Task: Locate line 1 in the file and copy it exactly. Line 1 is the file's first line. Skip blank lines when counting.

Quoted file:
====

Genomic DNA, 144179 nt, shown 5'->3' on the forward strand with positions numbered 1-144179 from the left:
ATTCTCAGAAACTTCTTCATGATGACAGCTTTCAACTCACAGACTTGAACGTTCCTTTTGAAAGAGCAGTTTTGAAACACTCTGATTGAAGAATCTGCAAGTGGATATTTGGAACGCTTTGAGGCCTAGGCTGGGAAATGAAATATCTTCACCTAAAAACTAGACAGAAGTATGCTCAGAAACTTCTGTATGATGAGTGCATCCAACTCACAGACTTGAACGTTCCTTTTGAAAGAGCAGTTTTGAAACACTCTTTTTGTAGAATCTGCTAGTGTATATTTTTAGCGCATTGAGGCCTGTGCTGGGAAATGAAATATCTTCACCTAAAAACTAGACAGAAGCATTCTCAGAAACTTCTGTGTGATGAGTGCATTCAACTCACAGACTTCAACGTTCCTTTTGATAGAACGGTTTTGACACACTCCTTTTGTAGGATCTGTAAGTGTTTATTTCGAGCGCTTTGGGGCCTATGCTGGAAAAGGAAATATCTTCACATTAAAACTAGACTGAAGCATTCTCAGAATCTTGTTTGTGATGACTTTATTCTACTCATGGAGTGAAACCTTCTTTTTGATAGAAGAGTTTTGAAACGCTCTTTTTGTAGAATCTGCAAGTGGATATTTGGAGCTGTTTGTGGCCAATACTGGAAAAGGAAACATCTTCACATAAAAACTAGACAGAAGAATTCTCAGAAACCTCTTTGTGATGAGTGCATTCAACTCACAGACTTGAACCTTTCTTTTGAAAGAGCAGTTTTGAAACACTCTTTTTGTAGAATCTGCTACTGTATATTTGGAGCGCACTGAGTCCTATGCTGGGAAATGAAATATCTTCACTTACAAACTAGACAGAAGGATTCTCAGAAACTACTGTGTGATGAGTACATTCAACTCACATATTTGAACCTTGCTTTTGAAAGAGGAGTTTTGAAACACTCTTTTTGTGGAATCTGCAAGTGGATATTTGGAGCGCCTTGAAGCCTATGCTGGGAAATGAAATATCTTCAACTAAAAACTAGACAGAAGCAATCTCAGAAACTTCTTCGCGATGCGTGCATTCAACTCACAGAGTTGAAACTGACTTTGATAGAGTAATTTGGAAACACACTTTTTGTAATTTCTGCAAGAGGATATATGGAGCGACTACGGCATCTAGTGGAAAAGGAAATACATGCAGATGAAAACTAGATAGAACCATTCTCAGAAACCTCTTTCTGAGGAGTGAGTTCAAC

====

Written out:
Genomic DNA, 144179 nt, shown 5'->3' on the forward strand with positions numbered 1-144179 from the left: